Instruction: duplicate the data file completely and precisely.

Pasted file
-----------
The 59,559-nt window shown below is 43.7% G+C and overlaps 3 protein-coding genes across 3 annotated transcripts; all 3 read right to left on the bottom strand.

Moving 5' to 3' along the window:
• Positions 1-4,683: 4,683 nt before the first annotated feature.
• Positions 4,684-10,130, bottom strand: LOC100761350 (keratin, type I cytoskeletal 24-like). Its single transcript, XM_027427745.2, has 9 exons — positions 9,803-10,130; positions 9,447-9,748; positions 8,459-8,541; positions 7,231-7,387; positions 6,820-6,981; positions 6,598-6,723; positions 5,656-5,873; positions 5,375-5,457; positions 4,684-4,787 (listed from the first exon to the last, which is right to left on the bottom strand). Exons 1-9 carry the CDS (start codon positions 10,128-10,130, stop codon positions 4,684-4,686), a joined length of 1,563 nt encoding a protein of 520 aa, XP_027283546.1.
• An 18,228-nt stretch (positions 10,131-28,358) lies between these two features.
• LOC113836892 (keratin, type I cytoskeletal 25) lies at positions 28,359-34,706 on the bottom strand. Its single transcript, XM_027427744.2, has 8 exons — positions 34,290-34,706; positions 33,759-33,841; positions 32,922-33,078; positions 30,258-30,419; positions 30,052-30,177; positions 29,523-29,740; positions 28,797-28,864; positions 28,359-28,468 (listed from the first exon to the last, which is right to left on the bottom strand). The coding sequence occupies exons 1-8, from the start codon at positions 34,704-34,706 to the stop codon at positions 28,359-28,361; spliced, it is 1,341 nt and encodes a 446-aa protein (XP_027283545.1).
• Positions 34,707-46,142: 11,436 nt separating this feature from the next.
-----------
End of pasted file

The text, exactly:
The 59,559-nt window shown below is 43.7% G+C and overlaps 3 protein-coding genes across 3 annotated transcripts; all 3 read right to left on the bottom strand.

Moving 5' to 3' along the window:
• Positions 1-4,683: 4,683 nt before the first annotated feature.
• Positions 4,684-10,130, bottom strand: LOC100761350 (keratin, type I cytoskeletal 24-like). Its single transcript, XM_027427745.2, has 9 exons — positions 9,803-10,130; positions 9,447-9,748; positions 8,459-8,541; positions 7,231-7,387; positions 6,820-6,981; positions 6,598-6,723; positions 5,656-5,873; positions 5,375-5,457; positions 4,684-4,787 (listed from the first exon to the last, which is right to left on the bottom strand). Exons 1-9 carry the CDS (start codon positions 10,128-10,130, stop codon positions 4,684-4,686), a joined length of 1,563 nt encoding a protein of 520 aa, XP_027283546.1.
• An 18,228-nt stretch (positions 10,131-28,358) lies between these two features.
• LOC113836892 (keratin, type I cytoskeletal 25) lies at positions 28,359-34,706 on the bottom strand. Its single transcript, XM_027427744.2, has 8 exons — positions 34,290-34,706; positions 33,759-33,841; positions 32,922-33,078; positions 30,258-30,419; positions 30,052-30,177; positions 29,523-29,740; positions 28,797-28,864; positions 28,359-28,468 (listed from the first exon to the last, which is right to left on the bottom strand). The coding sequence occupies exons 1-8, from the start codon at positions 34,704-34,706 to the stop codon at positions 28,359-28,361; spliced, it is 1,341 nt and encodes a 446-aa protein (XP_027283545.1).
• Positions 34,707-46,142: 11,436 nt separating this feature from the next.